*sigh*

I'm dying of envy.

Simon Perreault
Wednesday, March 03, 2004

ROFL - I'd think if you were stuck with a cart of computer parts (not another intern to be found) and 100 flights of stairs it would be:
SHOVE - on the first set, and
BOOT - for every-one following.

Perpetual Newbie II
Wednesday, March 03, 2004

Regarding the elevator question I'm afraid I would have to ask wtf they are doing sending highly paid software engineers to move computer equipment around. Don't they have people employed to do that kind of thing?

What was your answer, Riley, out of interest? Of the elevators that I have known personally there is a room at the top of the building where one can manually lower the elevator (what do you think happens if it gets stuck between floors with people in it, they just get left there to rot away?). VP's answer is a good one, very good in fact.


Wednesday, March 03, 2004

For the elevator question: just ring someone on the 1st floor from your cell phone to call the elevator when you are inside ;-)

R Chevallier
Wednesday, March 03, 2004

The elevator question isn't about answering or solving it, but it is used to see how well one can gather requirements. There are certain parameters you must know before you can solve it, and this question is used to see if you can think of enough things before you attempt the solution. If you just try to solve it without finding out what possibilities you have, how much time, how many parts, do you have a phone available etc. etc. then it would basically mean that you didn't ace that question.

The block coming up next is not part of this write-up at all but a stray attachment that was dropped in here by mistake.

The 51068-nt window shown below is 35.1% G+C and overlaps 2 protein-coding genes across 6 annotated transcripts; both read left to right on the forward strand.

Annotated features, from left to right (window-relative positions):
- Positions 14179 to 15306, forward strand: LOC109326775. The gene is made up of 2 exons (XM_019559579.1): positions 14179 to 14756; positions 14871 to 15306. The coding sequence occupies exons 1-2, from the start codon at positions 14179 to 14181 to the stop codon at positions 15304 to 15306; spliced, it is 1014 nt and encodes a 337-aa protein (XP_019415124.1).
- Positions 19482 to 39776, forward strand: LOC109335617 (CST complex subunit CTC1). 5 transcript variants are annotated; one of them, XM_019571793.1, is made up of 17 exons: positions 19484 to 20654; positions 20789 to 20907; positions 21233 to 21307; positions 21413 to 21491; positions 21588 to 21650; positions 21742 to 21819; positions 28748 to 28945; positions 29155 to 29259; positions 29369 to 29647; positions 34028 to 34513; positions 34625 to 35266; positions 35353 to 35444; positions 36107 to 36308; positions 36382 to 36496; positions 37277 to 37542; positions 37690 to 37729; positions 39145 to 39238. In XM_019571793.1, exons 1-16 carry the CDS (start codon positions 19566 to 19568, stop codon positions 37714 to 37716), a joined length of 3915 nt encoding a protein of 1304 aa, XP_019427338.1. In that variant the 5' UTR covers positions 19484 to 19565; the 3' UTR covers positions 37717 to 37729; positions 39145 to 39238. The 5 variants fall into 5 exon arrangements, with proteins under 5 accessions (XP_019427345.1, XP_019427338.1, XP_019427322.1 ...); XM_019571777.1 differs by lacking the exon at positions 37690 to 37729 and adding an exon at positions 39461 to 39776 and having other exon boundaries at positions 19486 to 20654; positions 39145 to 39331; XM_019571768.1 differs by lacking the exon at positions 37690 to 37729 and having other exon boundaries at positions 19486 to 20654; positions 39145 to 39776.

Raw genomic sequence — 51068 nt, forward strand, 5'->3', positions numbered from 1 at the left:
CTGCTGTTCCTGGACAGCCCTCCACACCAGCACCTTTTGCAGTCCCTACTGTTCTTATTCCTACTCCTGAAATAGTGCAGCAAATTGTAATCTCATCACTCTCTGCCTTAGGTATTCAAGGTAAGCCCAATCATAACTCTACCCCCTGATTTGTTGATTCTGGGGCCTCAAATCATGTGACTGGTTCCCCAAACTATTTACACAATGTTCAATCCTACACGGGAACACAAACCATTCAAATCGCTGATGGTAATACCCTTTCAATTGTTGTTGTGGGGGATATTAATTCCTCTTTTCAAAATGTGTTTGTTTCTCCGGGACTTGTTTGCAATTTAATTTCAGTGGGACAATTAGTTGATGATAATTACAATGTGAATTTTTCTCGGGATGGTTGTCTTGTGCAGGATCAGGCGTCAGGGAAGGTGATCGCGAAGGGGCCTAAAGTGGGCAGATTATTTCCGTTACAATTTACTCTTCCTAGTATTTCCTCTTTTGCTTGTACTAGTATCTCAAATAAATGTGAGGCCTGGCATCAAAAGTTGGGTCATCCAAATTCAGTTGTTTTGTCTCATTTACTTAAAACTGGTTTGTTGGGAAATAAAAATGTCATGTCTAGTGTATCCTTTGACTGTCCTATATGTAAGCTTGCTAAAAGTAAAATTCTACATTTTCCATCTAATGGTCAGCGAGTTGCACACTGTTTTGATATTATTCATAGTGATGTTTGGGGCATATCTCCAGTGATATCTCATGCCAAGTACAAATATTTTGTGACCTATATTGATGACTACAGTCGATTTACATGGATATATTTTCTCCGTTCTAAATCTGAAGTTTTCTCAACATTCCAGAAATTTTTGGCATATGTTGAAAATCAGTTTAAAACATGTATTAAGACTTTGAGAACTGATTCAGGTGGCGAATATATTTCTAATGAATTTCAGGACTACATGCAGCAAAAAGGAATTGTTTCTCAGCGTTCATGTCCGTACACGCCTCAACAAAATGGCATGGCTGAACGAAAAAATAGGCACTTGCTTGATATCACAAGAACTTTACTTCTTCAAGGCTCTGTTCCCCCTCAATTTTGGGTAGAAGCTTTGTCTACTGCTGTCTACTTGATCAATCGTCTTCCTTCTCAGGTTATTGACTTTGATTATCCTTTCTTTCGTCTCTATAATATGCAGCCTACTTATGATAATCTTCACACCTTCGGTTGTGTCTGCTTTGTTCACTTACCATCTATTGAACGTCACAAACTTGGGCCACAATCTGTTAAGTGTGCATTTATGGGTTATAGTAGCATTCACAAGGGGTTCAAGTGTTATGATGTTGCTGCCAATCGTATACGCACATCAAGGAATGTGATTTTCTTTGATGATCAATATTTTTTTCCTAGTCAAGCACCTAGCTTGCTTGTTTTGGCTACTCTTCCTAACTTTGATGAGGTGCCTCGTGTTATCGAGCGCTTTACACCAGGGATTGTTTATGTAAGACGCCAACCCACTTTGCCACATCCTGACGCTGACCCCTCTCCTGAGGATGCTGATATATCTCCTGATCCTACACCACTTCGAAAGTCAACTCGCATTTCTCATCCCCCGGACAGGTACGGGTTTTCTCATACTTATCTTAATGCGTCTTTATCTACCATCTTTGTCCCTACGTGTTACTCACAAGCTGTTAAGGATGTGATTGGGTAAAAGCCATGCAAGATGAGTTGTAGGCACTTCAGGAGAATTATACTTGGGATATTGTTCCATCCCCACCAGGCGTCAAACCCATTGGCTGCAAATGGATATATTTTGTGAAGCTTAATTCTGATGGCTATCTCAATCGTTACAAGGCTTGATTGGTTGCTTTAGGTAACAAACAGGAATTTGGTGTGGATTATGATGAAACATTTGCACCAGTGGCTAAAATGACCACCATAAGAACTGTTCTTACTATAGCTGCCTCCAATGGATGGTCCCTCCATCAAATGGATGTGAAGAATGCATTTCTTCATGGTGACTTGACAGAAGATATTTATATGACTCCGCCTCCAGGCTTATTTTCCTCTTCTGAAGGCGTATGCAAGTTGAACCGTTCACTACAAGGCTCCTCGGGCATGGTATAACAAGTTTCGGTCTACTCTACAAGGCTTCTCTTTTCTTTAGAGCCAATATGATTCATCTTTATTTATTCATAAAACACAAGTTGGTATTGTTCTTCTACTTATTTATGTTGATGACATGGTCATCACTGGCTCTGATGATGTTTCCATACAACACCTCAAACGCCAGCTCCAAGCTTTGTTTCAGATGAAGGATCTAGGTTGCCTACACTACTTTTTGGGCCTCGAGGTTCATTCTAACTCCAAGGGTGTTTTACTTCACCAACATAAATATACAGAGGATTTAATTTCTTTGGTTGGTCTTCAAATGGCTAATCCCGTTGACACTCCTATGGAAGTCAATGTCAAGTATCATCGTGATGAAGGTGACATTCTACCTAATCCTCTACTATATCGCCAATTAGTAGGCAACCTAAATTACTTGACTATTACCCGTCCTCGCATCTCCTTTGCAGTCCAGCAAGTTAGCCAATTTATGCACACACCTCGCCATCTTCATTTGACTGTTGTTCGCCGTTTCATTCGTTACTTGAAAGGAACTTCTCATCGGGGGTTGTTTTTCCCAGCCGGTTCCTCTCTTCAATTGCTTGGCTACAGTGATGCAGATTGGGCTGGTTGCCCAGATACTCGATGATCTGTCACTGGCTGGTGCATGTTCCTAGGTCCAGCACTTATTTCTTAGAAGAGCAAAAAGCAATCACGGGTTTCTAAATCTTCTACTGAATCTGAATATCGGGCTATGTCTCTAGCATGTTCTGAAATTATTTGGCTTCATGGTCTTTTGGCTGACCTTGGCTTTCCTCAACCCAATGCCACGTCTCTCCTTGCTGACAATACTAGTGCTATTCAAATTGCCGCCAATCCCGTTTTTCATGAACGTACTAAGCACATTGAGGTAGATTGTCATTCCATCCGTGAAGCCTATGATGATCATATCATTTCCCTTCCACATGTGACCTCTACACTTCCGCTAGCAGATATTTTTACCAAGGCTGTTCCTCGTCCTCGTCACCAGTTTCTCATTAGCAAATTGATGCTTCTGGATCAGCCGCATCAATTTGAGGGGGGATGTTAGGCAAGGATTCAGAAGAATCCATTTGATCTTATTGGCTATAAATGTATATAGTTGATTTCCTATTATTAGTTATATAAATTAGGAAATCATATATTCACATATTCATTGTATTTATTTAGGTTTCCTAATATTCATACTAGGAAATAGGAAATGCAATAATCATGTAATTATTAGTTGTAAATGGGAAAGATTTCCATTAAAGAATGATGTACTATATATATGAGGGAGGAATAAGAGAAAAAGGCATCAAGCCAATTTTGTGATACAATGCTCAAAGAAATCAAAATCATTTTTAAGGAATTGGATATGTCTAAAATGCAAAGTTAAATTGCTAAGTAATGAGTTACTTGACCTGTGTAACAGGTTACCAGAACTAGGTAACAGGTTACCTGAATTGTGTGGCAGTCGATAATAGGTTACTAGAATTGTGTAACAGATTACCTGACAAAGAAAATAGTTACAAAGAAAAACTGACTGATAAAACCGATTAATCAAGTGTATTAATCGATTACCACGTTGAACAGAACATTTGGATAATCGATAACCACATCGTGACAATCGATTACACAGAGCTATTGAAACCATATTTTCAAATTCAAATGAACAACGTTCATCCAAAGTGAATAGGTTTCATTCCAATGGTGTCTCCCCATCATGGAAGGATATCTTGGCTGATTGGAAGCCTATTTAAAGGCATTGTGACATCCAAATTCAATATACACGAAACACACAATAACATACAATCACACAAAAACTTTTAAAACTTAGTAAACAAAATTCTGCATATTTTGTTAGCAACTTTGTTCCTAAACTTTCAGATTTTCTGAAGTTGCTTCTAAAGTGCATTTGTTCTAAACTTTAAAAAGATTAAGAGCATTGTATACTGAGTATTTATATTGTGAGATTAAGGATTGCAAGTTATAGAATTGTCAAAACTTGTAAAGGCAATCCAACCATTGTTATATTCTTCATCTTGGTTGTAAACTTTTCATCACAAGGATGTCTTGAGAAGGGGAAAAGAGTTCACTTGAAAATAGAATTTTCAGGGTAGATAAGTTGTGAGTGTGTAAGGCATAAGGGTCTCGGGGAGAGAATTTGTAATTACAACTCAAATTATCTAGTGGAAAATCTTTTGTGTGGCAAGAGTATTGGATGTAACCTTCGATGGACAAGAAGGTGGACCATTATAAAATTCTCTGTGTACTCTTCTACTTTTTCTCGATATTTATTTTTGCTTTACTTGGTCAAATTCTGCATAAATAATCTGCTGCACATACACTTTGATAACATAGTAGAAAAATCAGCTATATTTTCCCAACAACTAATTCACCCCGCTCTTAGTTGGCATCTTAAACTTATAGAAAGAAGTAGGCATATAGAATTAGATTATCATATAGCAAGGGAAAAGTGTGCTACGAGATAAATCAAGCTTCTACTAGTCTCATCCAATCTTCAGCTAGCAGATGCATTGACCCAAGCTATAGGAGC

That's how I've used similar questions when I interview people, though I've always had a question more close to programming. Like (this is a free translation - I'm not a native English speaker) "a customer is asking you to build a report that would list all their maintenance duties that are late, so that they can dispatch an extra maintenance guy to help out on the field. How would you start doing it?".

Now, the answer that I like is of course that whoever I'm interviewing starts asking me all sorts of questions about what sort of maintenance does the customer have, and how is it determined that something is late and so on, and the "wrong" answer is to start explaining the solution right away (unless of course the solution is so good that it will work no matter what, but I haven't heard that one yet ;-)

Antti Kurenniemi
Wednesday, March 03, 2004

The damn elevator was on service.

Just hold the "door close" button until the door closes.  While keeping "door close" held, push the first floor button.  You can let go of "door close" once the elevator starts moving.

David Jones
Wednesday, March 03, 2004

Does such a thing as a 100 floor elevator exist?

Pietro
Wednesday, March 03, 2004

There's a building called "Taipei 101" with 101 floors.

Christopher Wells
Wednesday, March 03, 2004